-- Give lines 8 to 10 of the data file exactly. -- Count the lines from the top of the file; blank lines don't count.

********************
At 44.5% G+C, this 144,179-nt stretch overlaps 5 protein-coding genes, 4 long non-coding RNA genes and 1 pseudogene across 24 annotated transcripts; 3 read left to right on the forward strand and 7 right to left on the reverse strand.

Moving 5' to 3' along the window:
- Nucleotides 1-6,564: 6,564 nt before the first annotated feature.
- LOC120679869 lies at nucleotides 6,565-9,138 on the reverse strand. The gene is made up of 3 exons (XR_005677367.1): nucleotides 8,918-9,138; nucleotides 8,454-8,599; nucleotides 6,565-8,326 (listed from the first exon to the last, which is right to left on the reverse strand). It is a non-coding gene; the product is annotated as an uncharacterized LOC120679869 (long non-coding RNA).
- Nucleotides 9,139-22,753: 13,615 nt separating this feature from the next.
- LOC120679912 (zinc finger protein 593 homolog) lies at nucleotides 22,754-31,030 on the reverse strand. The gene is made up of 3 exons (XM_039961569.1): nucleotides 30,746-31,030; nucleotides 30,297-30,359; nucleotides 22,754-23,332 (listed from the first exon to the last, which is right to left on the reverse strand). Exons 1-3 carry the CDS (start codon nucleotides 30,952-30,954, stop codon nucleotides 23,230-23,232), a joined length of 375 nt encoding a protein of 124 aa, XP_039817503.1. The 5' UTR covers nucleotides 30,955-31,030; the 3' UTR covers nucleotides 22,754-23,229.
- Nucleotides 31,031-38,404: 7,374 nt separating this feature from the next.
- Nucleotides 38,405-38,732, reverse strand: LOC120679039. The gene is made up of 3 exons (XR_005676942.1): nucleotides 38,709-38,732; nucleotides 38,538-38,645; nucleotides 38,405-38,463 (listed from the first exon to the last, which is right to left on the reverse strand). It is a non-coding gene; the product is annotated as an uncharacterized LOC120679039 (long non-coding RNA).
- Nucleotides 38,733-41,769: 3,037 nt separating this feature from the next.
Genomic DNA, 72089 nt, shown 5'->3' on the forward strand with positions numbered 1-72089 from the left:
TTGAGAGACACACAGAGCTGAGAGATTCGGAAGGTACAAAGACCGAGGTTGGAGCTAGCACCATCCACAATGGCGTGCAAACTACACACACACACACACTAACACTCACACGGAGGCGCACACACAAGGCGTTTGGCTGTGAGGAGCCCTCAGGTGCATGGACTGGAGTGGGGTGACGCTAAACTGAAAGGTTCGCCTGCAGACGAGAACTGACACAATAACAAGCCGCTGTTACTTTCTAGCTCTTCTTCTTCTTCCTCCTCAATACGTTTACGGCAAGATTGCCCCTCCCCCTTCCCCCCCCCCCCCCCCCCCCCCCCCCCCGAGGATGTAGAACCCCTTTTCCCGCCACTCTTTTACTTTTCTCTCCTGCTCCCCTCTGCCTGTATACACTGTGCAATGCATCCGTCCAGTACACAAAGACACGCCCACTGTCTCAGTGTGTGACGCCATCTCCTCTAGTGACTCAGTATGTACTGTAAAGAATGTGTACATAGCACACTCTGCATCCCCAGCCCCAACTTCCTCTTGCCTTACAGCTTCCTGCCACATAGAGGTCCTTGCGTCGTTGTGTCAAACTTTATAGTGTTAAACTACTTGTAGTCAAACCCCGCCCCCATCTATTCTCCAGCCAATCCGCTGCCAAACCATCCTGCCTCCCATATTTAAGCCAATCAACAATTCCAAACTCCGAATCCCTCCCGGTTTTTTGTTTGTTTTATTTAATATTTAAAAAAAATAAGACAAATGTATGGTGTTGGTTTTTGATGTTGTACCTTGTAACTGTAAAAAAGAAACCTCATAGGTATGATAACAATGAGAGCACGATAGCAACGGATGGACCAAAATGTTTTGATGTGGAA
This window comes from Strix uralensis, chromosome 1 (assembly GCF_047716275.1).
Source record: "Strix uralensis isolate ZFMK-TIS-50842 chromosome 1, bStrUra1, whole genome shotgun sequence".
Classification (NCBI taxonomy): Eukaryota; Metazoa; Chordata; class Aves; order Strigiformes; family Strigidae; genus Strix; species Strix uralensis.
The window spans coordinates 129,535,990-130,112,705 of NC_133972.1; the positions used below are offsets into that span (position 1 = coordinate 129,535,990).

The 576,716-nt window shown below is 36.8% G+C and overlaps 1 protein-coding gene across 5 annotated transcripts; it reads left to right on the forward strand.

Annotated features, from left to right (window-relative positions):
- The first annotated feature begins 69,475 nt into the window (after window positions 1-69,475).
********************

- Nucleotides 38,405-38,732, reverse strand: LOC120679039. The gene is made up of 3 exons (XR_005676942.1): nucleotides 38,709-38,732; nucleotides 38,538-38,645; nucleotides 38,405-38,463 (listed from the first exon to the last, which is right to left on the reverse strand). It is a non-coding gene; the product is annotated as an uncharacterized LOC120679039 (long non-coding RNA).
- Nucleotides 38,733-41,769: 3,037 nt separating this feature from the next.
Genomic DNA, 72089 nt, shown 5'->3' on the forward strand with positions numbered 1-72089 from the left: